My experience in the mid-eighties was that I was in a group counseling program with a gay and lesbian. The counselor herself, was an ex-Southern Baptist who becme a Hindu vegetarian and was quite progressive. However, she had counseled many clients through their same sex attractions to hetero-sexuality and thus could not condone the behavior. She was professional at all times and allowed her patients to self determine and assured them that whatever therapy they chose she would love them. But, her professional recomendation was to do the psychological work necessary to resolve their family and gender issues. So, I went through 3 years of therapy with two homosexuals who worked out their gender attraction issues. This was remarkable and has influenced my position.

Your imposition upon St. Paul about not knowing about Commistted Same Sex Unions is patnetly incorrect. All forms of same sex love of mature consenting adults was found in Greek world of Paul's day. Robert Gagnon has an excellent book that categorically destroys this recent myth. I suggest that you read some better sources, narth.org and the above mentioned Gagnon to get a larger view.

God Bless,

Russell Arnett
 
dave,

My experience in the mid-eighties was that I was in a group counseling program with a gay and lesbian. The counselor herself, was an ex-Southern Baptist who becme a Hindu vegetarian and was quite progressive. However, she had counseled many clients through their same sex attractions to hetero-sexuality and thus could not condone the behavior. She was professional at all times and allowed her patients to self determine and assured them that whatever therapy they chose she would love them. But, her professional recomendation was to do the psychological work necessary to resolve their family and gender issues. So, I went through 3 years of therapy with two homosexuals who worked out their gender attraction issues. This was remarkable and has influenced my position.

Your imposition upon St. Paul about not knowing about Commistted Same Sex Unions is patnetly incorrect. All forms of same sex love of mature consenting adults was found in Greek world of Paul's day. Robert Gagnon has an excellent book that categorically destroys this recent myth. I suggest that you read some better sources, narth.org and the above mentioned Gagnon to get a larger view.

God Bless,

Russell Arnett
 
Great post, Dave. As I'm sure we've discussed before, Bawer's A Place at the Table was seminal for me, too, in changing my attitudes towards gays and lesbians.
 
Dave,

Thanks for your post. I'd consider Arnett's suggestions of narth and Gagnon to be more of the 'narrow' (and obsessed) perspective rather than 'large'. But, see (and judge) for yourself.

Ultimately, as you revealed in your story, it's about the power of the Gospel to change hearts and minds - and take the logs out of our pharisaic eyes.

Frank
 
The Anglican site mentioned above (arguably more traditional than "conservative", although mny of those who respond to are very conservative indeed) is "titusonenine,classicalanglican.net", run by theologian Kendall Harmon.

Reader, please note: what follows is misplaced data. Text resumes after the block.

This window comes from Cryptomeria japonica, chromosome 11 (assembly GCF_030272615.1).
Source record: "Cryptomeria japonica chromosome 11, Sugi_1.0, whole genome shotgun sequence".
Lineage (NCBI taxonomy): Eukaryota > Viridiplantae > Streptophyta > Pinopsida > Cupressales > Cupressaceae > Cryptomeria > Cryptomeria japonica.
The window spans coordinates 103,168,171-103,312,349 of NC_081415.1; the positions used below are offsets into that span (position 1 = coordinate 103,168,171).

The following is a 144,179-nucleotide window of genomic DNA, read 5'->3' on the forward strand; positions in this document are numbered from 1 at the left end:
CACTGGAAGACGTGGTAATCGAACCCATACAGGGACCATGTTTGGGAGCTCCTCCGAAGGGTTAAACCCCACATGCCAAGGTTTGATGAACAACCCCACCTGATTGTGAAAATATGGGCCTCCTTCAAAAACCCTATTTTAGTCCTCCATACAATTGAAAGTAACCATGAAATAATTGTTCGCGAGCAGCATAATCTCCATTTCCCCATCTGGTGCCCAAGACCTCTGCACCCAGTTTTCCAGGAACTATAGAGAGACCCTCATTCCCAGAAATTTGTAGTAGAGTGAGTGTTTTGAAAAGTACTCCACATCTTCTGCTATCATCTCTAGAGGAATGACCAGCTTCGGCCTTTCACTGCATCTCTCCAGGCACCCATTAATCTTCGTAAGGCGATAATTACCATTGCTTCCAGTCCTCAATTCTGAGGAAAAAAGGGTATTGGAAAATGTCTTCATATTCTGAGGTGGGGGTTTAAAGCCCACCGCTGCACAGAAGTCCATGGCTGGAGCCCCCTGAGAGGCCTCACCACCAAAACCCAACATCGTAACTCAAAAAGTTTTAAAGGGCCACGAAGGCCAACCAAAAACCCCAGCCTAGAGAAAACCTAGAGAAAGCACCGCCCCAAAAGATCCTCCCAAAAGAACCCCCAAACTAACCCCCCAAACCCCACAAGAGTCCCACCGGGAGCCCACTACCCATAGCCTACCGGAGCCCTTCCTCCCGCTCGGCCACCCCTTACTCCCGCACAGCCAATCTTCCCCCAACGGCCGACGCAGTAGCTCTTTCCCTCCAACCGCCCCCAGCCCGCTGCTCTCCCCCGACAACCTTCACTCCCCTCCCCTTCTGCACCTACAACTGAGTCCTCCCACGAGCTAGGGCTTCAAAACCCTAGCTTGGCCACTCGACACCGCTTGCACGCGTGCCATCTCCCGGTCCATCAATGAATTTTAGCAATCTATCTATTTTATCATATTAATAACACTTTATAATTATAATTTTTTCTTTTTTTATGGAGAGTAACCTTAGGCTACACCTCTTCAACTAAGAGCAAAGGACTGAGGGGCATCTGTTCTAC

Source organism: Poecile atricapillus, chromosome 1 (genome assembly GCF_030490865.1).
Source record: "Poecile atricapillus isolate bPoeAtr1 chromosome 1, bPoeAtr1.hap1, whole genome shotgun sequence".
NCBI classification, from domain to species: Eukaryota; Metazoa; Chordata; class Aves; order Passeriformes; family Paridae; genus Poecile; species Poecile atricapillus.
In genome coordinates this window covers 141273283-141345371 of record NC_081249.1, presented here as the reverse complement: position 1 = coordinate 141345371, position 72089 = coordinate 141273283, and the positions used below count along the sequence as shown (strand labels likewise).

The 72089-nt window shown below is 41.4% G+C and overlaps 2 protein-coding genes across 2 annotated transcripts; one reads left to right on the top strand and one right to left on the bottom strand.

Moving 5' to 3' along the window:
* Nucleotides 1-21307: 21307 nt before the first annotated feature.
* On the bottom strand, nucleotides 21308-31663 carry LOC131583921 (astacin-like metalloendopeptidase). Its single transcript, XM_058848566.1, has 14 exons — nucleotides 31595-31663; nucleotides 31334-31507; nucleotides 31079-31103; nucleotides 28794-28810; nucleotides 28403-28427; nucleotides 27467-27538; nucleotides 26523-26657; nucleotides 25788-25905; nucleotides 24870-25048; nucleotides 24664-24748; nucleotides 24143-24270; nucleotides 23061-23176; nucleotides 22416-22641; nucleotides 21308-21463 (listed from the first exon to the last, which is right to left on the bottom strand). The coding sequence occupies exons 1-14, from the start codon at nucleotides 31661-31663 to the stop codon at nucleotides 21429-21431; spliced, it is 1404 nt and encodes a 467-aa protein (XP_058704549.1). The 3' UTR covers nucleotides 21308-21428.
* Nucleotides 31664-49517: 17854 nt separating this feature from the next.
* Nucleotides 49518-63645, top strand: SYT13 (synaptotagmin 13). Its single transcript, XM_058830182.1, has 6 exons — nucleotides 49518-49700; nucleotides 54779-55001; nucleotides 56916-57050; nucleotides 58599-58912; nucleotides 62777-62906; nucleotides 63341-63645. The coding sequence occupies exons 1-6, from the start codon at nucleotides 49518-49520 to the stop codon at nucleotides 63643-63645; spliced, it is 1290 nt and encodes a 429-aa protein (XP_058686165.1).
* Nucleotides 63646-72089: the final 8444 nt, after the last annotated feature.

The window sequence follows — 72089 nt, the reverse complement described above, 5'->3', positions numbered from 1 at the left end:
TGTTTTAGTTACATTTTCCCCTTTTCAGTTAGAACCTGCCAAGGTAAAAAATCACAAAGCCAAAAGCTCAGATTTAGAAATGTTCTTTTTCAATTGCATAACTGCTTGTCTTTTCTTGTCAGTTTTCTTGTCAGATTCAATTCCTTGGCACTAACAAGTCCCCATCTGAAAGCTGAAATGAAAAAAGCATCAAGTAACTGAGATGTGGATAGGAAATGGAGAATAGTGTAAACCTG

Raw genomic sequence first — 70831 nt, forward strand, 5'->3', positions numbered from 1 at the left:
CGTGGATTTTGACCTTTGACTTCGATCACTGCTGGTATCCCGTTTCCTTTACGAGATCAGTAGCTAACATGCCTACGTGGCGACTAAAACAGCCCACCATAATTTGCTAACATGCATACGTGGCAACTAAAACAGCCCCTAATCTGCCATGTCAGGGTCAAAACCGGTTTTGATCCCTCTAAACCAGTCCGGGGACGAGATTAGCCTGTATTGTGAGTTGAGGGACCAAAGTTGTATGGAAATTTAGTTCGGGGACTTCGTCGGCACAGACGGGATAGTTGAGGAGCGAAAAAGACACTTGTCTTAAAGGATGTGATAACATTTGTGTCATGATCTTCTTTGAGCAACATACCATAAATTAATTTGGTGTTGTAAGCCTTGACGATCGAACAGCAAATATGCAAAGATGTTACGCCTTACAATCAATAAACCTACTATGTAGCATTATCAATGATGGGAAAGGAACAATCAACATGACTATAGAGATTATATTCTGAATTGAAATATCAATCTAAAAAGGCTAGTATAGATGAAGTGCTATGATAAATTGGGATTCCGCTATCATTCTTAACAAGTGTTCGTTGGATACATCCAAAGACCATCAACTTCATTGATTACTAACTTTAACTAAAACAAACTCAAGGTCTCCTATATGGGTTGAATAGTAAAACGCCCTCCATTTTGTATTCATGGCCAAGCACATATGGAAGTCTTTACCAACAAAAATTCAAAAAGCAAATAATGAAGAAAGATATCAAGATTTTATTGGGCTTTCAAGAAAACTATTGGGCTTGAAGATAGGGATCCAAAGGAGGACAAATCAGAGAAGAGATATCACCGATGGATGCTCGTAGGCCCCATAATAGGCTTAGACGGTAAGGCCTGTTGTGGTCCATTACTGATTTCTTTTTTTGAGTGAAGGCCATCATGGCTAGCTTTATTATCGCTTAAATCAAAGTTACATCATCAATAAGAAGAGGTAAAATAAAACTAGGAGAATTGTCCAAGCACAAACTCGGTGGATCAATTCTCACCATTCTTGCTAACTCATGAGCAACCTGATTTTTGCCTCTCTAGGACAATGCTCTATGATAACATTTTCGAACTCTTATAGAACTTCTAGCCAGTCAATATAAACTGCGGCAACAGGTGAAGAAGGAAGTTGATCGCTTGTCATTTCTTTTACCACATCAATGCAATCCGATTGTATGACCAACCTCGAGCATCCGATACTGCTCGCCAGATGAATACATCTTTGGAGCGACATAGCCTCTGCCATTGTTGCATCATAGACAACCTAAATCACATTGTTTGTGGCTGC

I'm sorry, but I don't think there is any compelling historical or exegetical reason to read Paul's condemnation of homosexuality as applicable to pederasty alone.

That said, I don't think running around calling homosexuality an abomination and running them out of the church is the right thing to do.

Then again, I don't think they should be bishops, either.
 
Hey Anastasia, how many hands do you have anyway? On the one hand you think this, but on the other... never mind. :-)

As my original post was pretty much a stream of consciousness piece of writing it's not exactly comprehensive on a lot of the details, nor is it a thesis for a degree, so please take it as such.

I might just amplify the part about Paul writing in 1 Cor. Sure, he's not just referring to pederasty. There's also temple prostitution, but after that it gets difficult because most of the books I've read acknowledge that he uses uncommon terms that are difficult to translate accurately. Enough smart people acknowledge this that I don't believe anyone who says they know exactly what Paul meant.

Here's the NIV...

9 Do you not know that the wicked will not inherit the kingdom of God? Do not be deceived: Neither the sexually immoral nor idolaters nor adulterers nor male prostitutes nor homosexual offenders 10 nor thieves nor the greedy nor drunkards nor slanderers nor swindlers will inherit the kingdom of God.

What's translated as "male prostitute" here is "effeminate" in the KJV or "homosexual" (footnote "catamite" (boy kept by a pederast)) in the NKJV.

What's translated in the NIV as homosexual offenders (not teribly specifi) is "abusers of themselves with mankind" (??) in the KJV and as "sodomites" in the NKJV.

On the surface they appear to be the two sides of the homosexual coin - the dominant/submissive, or donor/recipient, but it seems reasonable to me that the dual characterization of homosexual relationships here is basically one of inequality.

While long term homosexual relationships existed in Ancient Greece and Rome, this doesn't appear to me to be what Paul is referring to. YMMV.

I guess in a broader sense, if homosexuality was SO bad, why didn't Paul go into more detail? This is THE MAIN NT passage condemning homosexuality and it's basically a fleeting mention in passing in a list of other stuff. Paul droned on at considerable length on many other topics. If this is so bad, why not this too?

I liken the homosexual issue to Sherlock Holmes story of the dog that barked in the night(*). It's not so much what the Bible has to say about homosexuality, it's how little it has to say.


(*) The key was, of course, that the dog didn't bark, thus tipping off Holmes to the fact that the crime was an inside job.